Democratic Party lawmakers have introduced two pieces of legislation this week designed to enshrine former FCC privacy rules into law, after President Trump repealed them on Monday.
The rules, approved under the Obama administration but which had yet to take effect, would have forced ISPs to explicitly request the consent of consumers to share sensitive personal information such as their browsing history with third parties.
As it stands today, no such opt-in is necessary, although several major service providers including Comcast, AT&T and Verizon have stated publicly that they will uphold such privacy protections, at least for now.
However, that’s not good enough for two Democrat lawmakers, senator Ed Markey and congresswoman Jacky Rosen, who introduced separate pieces of legislation seeking to restore the privacy rules.
“Thanks to Congressional Republicans, corporations, not consumers, are in control of sensitive information about Americans’ health, finances, and children. The Republican roll-back of strong broadband privacy rules means ISP no longer stands for Internet Service Provider, it stands for ‘Information Sold for Profit’,” said Markey in a statement.
“This legislation will put the rules back on the books to protect consumers from abusive invasions of their privacy. Americans should not have to forgo their fundamental right to privacy just because their homes and phones are connected to the internet.”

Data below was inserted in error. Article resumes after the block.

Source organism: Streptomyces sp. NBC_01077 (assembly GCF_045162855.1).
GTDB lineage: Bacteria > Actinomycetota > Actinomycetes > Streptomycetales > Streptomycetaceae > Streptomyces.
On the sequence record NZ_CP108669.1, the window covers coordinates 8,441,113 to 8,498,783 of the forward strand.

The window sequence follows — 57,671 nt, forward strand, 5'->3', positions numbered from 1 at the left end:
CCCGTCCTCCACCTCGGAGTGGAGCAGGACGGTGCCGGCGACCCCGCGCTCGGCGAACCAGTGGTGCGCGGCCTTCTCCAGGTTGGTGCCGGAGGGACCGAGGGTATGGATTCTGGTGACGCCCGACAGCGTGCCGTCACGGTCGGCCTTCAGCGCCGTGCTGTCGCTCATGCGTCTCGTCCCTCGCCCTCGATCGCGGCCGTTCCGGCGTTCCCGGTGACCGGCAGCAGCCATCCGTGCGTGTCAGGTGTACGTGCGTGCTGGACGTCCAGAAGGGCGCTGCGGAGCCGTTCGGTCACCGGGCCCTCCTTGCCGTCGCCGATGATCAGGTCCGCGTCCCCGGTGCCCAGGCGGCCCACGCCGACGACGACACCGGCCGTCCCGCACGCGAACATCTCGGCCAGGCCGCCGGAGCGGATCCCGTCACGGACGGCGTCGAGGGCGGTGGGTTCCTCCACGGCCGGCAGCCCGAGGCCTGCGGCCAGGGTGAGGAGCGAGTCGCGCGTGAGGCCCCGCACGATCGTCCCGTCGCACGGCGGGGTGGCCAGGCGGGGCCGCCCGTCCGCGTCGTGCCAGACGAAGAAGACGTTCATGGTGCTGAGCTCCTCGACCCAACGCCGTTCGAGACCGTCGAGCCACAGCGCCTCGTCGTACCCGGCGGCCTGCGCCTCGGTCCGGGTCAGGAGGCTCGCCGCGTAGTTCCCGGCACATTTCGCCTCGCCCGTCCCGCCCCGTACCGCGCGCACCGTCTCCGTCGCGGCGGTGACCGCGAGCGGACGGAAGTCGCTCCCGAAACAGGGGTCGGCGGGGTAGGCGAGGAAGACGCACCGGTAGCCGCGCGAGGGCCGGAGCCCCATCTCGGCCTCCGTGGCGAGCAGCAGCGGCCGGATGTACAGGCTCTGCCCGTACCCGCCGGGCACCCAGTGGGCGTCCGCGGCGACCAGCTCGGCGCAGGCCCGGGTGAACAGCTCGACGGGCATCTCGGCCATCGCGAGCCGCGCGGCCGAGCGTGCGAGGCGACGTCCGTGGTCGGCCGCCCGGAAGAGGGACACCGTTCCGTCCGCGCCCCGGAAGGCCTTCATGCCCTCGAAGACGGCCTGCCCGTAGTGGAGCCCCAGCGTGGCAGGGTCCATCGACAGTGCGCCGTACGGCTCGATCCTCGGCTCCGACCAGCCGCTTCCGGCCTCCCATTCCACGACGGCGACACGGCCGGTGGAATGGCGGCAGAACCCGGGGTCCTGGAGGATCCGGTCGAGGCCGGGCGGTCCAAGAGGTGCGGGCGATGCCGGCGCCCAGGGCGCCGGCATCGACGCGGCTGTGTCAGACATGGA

Rosen, meanwhile, claimed that her experience as a computer programmer has taught her that privacy protections like the ones proposed are a vital step in safeguarding sensitive data from hackers.
“I will not stand by and let corporations get access to the most intimate parts of people’s lives without them knowing and without consent,” she added in a statement. “It is appalling that Republicans and President Trump would be in favor of taking American’s most personal information to sell it to the highest bidder. I am proud to stand up for the American people by introducing legislation to reverse this misguided resolution.”
However, there’s little chance either bill will be passed, given the absence of support from Republicans. In the meantime, individual states including Minnesota, Illinois and New York have been drawing up new laws which will protect broadband customers living under their jurisdiction.